17. The Challenge: Find an asteroid that's class C-E, and redirect it into a stable orbit between Kerbin and the orbit of the Mun. Name it whatever you want. RULES -MechJeb is permitted, but only for the boring parts (e.g. catching up with the asteroid). You must launch the rocket and redirect the asteroid without MechJeb. -Asteroid size may only be class C, D, or E. Class A and B asteroids are not permitted. -No mods where that will make this really easy (I'm looking at you, Hyperedit) and no warp drives or OP engines. Also, only use F12 if ABSOLUTY NECCESSARY. MODES -Easy Any Class C-E Asteroid Launch a probe to study and redirect it. Build a colony of your choosing on it once in Kerbin's SOI. -Medium Only Class D & E Asteroids Launch probe to redirect it. Build a colony and refueling station. -Hard Class E Asteroid ONLY. Launch lightest probe possible to study, NOT redirect. Launch crewed rocket to redirect. Build a colony with housing space for 30 kerbals, and a refueling station that can hold up to five spaceplanes. REQUIREMENTS Probes must have all science experiments on them. Colony should be able to house 10 kerbals. POINTS Probe Weight 10 tons or less- 5 points 7 tons or less- 10 points 5 tons or less- 15 points 2 tons or less- 20 points 1 ton or less- 25 points Asteroid Size Class C- 2X Multiplier Class D- 5X Multiplier Class E- 10X Multiplier Kerbal Housing On Base 5+ Kerbals- 10 points 10+ Kerbals- 20 points 20+ Kerbals- 50 Points 50+ Kerbals- 100 Points 100+ Kerbals- 10X Multiplier Orbit Altitude 600,000+ Km to 500,001 Km- 20 points 500,000 Km to 400,001 Km- 40 points 400,000 Km to 300,001 Km- 60 points 300,000 Km to 200,001 Km- 80 points 200,000 Km to 100,001- 100 points 100,000 Km to 70,000 Km- 200 points 2X Multiplier if in a polar orbit Refueling Station Capacity (Counted as docking ports on your station) 1+ Ship- 10 points 3+ Ships- 50 points 5+ Ships- 100 points 10+ Ships-150 points 50+ Ships- 1,000 points 20 points for every structure 20 points for the first person to create a badge for this 1 point for every photos (5 photo limit per structure) 5 points for every video (5 video limit) Add up the points to determine your score. Your station can be a work in progress. Have Fun! LEADERBOARDS
  18. a little window or HUD (like KER) that shows the next launch window to planets or moons (a customizable list to only show Mars, Saturn, Titan...), so i don't miss my contracts deadline
  19. Using Americium RTGs for a reusable Manned Lunar Lander- could it work? On the surface, this seems very reasonable- the lifetime of a Manned Lunar Lander could easily be extended far into the Lunar Night, beyond the 14 day maximum mission length a current lander would allow for (w/o something like fuel cells or large batteries to store electrical power- though extra supplies would obviously be necessary). It would also heat up the lander, reducing electrical usage, and makes batteries unnecessary (which would reduce the mass.) The increased mission duration also means that NASA could squeeze more science out without more SLS launches (which cost at least $500 Million apiece) including during the night (maybe some sort of Lunar night-specific experiments?) Amercium RTG use could also be extended to a lunar pressurized rover, increasing distance one can cover in a single mission dramatically-now limited only by consumables and CO2 scrubbers, not power) However, RTGs would require larger radiators and radiation shielding- also, Amercium RTGs (which have a lower power density, but use much more common material than Plutonium ones) will likely take another decade to develop (which ESA is doing), meaning the first lunar landers will have to use more conventional power sources. However, since Amercium 241 has a longer half-life (432 y), it will take much longer for the heat energy to decline, so long that the RTGs will likely never have to be replaced- it would be replaced with the aging lander itself. Though more common, Amercium RTGs still have a limit to how much you can make- limited by the production of the Amercium Feedstock (a limit I have no idea is :p) Additionally, Amercium RTGs would have a much lower power density of 2W/Kg, compared to Solar at 10W/kg. On the other hand, the increased capability of the lander and not having to carry O2 and H2 (if using fuel cells) may offset it. So, is an Amercium RTG-powered Manned Lunar Lander a Good Idea? Or should it go in the dump bin next to RTG-powered Space Stations? (Yes, those things were proposed in the 60s-70s.)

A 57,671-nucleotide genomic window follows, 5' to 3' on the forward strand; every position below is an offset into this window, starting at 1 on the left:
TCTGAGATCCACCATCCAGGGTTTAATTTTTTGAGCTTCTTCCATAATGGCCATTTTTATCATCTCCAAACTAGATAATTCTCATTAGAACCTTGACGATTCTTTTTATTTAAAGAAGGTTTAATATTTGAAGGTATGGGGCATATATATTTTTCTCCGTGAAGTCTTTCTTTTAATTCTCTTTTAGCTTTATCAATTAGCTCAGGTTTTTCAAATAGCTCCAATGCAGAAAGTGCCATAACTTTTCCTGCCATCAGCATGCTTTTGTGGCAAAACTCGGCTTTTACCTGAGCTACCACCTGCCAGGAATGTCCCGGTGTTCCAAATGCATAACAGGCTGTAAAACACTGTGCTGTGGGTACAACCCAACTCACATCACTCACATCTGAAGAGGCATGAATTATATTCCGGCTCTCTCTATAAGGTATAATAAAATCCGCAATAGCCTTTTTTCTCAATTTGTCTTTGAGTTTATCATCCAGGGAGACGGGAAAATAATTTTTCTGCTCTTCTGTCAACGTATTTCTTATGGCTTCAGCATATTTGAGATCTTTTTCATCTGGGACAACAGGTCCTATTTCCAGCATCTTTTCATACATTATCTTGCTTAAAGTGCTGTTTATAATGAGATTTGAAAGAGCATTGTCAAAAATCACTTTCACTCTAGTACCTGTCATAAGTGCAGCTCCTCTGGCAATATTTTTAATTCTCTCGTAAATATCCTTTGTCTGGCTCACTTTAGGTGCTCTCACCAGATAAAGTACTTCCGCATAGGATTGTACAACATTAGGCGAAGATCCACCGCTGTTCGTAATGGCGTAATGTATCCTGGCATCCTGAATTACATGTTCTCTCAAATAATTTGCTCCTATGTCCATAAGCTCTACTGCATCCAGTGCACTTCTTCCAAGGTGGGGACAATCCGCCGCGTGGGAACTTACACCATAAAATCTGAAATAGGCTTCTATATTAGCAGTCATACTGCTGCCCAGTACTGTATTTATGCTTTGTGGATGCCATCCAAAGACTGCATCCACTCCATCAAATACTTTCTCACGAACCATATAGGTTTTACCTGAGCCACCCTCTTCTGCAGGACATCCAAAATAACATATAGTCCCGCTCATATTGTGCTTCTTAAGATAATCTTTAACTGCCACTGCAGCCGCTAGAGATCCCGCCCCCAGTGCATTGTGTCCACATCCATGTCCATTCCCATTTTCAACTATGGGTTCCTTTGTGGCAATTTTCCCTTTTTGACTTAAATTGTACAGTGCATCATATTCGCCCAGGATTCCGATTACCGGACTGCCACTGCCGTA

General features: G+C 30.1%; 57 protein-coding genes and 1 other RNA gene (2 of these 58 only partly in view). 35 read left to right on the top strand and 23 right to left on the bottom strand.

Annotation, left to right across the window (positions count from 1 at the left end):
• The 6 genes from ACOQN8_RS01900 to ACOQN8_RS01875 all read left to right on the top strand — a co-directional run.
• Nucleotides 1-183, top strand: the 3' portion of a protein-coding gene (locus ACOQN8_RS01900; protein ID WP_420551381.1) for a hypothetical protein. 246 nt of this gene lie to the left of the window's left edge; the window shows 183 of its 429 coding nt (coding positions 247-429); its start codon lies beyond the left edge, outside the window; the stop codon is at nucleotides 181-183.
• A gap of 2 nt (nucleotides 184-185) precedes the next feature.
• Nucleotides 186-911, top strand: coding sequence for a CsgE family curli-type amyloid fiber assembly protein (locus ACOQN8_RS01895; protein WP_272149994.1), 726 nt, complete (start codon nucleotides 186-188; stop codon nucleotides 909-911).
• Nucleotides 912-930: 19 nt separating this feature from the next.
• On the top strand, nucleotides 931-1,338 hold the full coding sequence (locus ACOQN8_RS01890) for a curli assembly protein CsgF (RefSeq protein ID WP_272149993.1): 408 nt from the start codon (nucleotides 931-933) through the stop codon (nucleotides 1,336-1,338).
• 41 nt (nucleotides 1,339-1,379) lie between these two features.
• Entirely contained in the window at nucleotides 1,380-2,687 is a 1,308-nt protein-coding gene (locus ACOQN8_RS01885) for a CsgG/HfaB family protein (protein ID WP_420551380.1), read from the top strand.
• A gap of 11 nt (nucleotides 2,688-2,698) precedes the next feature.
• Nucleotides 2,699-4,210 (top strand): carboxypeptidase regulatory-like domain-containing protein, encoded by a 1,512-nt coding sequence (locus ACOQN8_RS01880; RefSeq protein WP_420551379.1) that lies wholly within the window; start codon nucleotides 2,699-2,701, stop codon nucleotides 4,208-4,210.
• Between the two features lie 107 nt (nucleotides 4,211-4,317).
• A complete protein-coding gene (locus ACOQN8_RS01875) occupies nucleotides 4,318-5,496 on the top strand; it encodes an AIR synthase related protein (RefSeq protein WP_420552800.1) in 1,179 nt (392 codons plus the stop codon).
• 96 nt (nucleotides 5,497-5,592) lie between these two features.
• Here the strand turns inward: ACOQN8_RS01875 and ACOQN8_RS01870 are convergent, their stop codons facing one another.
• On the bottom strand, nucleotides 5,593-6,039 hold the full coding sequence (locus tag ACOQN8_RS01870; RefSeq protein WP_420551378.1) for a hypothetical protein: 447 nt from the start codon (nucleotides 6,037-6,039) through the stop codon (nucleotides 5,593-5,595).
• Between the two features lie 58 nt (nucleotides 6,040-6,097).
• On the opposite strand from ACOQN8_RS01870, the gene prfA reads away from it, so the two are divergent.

20. We've talked about putting near-term colony's on the Moon, Venus, and Mars (Especially Mars), but where is the Outer moon colony love? Personally, Titan would be by far the best outer solar system colony.
  21. Found this while surfing them internets. Enjoy. https://vimeo.com/141812811
  22. Nothing to say really, just wanted to share with you this beautiful Earthrise seen on October 12 by LRO. www.nasa.gov/image-feature/goddard/lro-earthrise-2015
  23. This particular link looks at the various aspects of colonizing the moon, solutions and problems with each. http://www.bbc.com/future/story/20151218-how-to-survive-the-freezing-lunar-night